3. Build evidence on the socioeconomic inequalities in accessing children’s mental health care services

    A key consideration of new programs to improve childhood mental health should be the impact on reducing socioeconomic inequalities in mental ill health.

    Recent evidence from the Longitudinal Study of Australian Children suggests that mental health difficulties for children from the lowest income quintiles are less likely to be recognised by parents [33]

    Greater monitoring of children’s mental health and access to mental health care services over time by socioeconomic disadvantage is needed to understand how new government policies and programs alleviate socioeconomic inequalities in mental health care use.

  4. Strengthen the capacity of primary care to provide mental health care for children and explore further implementation of an integrated GP-Paediatrician model of care to manage children with mental health concerns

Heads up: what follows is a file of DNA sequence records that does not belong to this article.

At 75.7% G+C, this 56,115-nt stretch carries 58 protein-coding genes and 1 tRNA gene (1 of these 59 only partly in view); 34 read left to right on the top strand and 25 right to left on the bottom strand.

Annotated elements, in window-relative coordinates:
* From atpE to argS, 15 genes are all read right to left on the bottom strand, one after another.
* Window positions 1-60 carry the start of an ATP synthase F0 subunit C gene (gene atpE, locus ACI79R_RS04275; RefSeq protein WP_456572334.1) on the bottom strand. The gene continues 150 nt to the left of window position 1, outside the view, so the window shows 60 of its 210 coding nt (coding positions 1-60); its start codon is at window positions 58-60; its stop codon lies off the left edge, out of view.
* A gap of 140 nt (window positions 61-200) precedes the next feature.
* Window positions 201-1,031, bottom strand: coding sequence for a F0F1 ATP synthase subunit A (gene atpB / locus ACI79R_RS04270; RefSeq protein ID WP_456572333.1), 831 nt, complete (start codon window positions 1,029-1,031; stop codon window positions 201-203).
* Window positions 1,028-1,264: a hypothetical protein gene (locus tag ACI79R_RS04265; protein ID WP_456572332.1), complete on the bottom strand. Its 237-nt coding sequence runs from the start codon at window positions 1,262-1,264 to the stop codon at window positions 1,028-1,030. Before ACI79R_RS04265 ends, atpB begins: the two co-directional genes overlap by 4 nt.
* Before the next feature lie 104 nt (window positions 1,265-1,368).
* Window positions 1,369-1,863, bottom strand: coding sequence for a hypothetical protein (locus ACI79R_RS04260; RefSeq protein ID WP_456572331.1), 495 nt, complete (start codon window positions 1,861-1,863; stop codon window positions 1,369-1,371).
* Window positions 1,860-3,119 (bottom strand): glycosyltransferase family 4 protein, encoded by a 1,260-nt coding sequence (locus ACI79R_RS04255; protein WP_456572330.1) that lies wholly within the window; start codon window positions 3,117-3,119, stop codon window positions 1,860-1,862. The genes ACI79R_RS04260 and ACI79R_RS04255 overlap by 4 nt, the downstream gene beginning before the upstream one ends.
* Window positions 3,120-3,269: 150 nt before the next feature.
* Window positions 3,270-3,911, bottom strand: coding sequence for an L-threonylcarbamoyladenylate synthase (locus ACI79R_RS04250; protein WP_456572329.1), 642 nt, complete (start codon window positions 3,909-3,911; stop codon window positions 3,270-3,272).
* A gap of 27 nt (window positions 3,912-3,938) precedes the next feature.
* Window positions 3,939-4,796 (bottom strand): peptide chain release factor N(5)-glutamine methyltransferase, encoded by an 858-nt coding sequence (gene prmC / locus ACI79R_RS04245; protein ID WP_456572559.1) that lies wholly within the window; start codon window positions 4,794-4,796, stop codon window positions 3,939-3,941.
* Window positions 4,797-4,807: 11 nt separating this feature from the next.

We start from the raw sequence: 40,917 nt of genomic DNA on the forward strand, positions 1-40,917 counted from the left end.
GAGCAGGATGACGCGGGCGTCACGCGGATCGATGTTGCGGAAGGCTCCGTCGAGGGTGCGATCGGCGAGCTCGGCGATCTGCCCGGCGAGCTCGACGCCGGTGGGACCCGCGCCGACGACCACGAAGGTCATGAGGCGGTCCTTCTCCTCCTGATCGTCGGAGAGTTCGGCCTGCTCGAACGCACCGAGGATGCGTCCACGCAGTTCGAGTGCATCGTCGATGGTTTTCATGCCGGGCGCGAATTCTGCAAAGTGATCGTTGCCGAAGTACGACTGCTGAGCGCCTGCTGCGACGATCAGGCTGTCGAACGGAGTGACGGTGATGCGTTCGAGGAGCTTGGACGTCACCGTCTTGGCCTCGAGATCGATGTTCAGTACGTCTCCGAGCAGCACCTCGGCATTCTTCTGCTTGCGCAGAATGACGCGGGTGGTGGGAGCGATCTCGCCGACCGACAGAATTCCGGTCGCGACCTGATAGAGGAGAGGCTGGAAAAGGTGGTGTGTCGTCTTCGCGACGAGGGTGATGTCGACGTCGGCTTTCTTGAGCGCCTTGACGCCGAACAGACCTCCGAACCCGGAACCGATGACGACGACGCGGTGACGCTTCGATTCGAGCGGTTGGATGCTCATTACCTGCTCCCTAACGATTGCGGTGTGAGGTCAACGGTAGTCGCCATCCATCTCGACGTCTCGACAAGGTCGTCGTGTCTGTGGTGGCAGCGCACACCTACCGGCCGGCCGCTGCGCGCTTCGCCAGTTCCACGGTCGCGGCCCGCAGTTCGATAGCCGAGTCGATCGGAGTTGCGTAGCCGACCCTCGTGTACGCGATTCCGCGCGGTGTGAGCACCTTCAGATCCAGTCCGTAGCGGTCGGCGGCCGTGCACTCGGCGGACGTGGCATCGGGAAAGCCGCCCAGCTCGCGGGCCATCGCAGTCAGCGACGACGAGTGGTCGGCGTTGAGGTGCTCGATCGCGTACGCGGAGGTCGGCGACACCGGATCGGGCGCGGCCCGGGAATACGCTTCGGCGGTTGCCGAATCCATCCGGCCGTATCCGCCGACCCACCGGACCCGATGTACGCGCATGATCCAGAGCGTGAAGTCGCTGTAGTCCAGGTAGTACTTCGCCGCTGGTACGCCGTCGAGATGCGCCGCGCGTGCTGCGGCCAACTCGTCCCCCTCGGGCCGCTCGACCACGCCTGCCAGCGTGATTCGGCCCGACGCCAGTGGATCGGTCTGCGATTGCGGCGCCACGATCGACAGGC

Access to primary care in general for children is one of the best functioning parts of the health system in Australia so perhaps the statistics are telling us that the type of care available in general practice is not meeting the mental health needs of children. While funding of GP services is a federal matter, there are state-level interventions that can improve the ability of primary care to support the mental health of children. Work to upskill and support GPs to manage children’s mental health has been researched with Better Care Victoria through an integrated care model with GPs and Paediatricians. The Strengthening Care for Children Project demonstrated positive outcomes of co-consultation and case management in terms of increased GP confidence, increased quality of care and family satisfaction. Rotating paediatricians through primary care could form part of the solution. Costs indicate a sustainable model suitable for implementation [34].